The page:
Symptoms can take time to progress and cause irreversible damage, doctors say
WEDNESDAY, March 18 (HealthDay News) -- In the wake of the sudden and tragic death Wednesday of actress Natasha Richardson, reports that she suffered critical brain damage after a seemingly minor fall on a Canadian ski slope on Tuesday have many people wondering how this could happen.
Richardson had been born into one of the most lauded acting families in Great Britain; her grandfather was Sir Michael Redgrave, and her parents were the actress Vanessa Redgrave and the film director Tony Richardson, who died in 1991. Her aunt was the actress Lynn Redgrave.
"If you take the name Natasha Richardson out of the picture and ask how a neurosurgeon would think of a case where someone has a fall which seems fairly minor and then deteriorates a few hours later, quite a few things would go through the surgeon's differential thinking," explained Dr. Arno Fried, chairman of neurosurgery at Hackensack University Medical Center in New Jersey. "It's not an uncommon scenario."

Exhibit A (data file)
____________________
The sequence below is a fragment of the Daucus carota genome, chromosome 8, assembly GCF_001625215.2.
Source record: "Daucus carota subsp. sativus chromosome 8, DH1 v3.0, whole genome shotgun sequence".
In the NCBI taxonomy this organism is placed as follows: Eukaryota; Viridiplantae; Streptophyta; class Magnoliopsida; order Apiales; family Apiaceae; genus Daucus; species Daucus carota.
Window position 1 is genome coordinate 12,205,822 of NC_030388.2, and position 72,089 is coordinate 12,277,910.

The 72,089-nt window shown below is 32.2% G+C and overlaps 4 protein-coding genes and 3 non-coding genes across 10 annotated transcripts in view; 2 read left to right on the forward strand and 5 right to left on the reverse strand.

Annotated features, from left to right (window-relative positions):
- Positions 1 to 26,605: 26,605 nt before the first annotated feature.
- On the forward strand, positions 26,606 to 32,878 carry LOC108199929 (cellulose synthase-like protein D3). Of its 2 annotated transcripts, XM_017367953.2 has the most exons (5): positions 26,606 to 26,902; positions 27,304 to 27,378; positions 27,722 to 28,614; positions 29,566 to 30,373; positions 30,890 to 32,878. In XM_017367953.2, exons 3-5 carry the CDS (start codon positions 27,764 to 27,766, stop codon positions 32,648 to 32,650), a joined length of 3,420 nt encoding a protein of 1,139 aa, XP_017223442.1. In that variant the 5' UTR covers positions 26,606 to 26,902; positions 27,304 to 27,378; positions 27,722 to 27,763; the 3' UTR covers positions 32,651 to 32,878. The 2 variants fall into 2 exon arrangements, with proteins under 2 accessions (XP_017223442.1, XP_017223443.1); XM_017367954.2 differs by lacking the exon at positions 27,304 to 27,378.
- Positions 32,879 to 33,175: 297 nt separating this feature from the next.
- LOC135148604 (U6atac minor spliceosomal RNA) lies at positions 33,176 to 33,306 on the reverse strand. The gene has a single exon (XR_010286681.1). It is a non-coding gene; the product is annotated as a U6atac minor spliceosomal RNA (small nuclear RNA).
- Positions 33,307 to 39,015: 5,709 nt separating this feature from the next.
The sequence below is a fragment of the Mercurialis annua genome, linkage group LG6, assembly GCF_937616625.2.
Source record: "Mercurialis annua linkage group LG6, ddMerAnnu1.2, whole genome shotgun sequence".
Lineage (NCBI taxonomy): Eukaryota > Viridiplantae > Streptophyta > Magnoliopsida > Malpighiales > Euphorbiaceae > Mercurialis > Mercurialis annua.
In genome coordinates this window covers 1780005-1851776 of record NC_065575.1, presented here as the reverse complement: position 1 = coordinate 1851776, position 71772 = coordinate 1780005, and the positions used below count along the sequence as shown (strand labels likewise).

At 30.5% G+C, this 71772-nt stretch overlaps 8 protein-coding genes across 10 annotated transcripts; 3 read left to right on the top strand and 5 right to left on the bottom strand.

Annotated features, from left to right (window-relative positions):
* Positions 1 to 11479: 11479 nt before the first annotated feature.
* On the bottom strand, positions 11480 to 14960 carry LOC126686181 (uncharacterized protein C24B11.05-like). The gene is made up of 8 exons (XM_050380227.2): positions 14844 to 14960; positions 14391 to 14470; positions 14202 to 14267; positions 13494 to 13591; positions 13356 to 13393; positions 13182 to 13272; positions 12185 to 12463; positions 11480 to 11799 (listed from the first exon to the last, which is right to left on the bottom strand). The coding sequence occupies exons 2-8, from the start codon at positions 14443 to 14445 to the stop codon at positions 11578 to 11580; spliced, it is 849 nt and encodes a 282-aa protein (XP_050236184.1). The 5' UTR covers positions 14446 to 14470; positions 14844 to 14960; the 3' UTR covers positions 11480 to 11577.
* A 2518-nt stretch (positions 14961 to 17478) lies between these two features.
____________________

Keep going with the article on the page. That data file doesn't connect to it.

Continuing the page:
A worse-case scenario would be bleeding either on the surface or deep inside the brain, Fried said.
And this does fit with many of the details of Richardson's accident that are known at this time. According to news reports, the 45-year-old award-winning actress fell during a beginner skiing lesson Tuesday afternoon at the Mont Tremblant ski resort north of Montreal. She was not wearing a helmet.
Richardson suffered no immediately apparent injuries and was able to walk and talk right after the accident. "She was awake and alive and laughing and breathing," Catherine Lacasse, the public relations supervisor for Mont Tremblant Resorts, told Bloomberg News. "She refused to see a doctor. She said she was fine and everything was OK."
However, Richardson reported a headache about an hour after the mishap and her condition deteriorated. She was taken
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